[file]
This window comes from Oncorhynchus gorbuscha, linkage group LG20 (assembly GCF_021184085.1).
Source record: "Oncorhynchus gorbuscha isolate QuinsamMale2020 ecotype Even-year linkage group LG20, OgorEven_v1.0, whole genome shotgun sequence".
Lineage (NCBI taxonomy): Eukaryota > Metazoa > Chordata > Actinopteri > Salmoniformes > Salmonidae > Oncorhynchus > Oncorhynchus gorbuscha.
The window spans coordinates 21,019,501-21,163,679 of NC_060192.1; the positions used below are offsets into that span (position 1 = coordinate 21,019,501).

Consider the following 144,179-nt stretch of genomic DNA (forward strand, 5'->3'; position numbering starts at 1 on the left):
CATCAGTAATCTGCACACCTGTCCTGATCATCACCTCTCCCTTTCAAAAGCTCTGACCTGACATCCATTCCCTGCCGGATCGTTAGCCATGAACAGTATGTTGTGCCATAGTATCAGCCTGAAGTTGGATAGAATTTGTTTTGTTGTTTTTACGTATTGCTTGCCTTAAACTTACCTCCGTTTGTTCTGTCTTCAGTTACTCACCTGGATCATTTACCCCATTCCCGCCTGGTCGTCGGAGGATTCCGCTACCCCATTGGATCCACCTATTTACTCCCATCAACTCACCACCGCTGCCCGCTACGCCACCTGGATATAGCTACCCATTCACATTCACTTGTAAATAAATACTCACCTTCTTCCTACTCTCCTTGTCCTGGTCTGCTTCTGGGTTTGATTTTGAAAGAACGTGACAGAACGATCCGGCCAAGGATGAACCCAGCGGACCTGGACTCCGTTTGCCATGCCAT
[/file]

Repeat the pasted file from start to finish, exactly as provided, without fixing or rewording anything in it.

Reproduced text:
This window comes from Oncorhynchus gorbuscha, linkage group LG20 (assembly GCF_021184085.1).
Source record: "Oncorhynchus gorbuscha isolate QuinsamMale2020 ecotype Even-year linkage group LG20, OgorEven_v1.0, whole genome shotgun sequence".
Lineage (NCBI taxonomy): Eukaryota > Metazoa > Chordata > Actinopteri > Salmoniformes > Salmonidae > Oncorhynchus > Oncorhynchus gorbuscha.
The window spans coordinates 21,019,501-21,163,679 of NC_060192.1; the positions used below are offsets into that span (position 1 = coordinate 21,019,501).

Consider the following 144,179-nt stretch of genomic DNA (forward strand, 5'->3'; position numbering starts at 1 on the left):
CATCAGTAATCTGCACACCTGTCCTGATCATCACCTCTCCCTTTCAAAAGCTCTGACCTGACATCCATTCCCTGCCGGATCGTTAGCCATGAACAGTATGTTGTGCCATAGTATCAGCCTGAAGTTGGATAGAATTTGTTTTGTTGTTTTTACGTATTGCTTGCCTTAAACTTACCTCCGTTTGTTCTGTCTTCAGTTACTCACCTGGATCATTTACCCCATTCCCGCCTGGTCGTCGGAGGATTCCGCTACCCCATTGGATCCACCTATTTACTCCCATCAACTCACCACCGCTGCCCGCTACGCCACCTGGATATAGCTACCCATTCACATTCACTTGTAAATAAATACTCACCTTCTTCCTACTCTCCTTGTCCTGGTCTGCTTCTGGGTTTGATTTTGAAAGAACGTGACAGAACGATCCGGCCAAGGATGAACCCAGCGGACCTGGACTCCGTTTGCCATGCCAT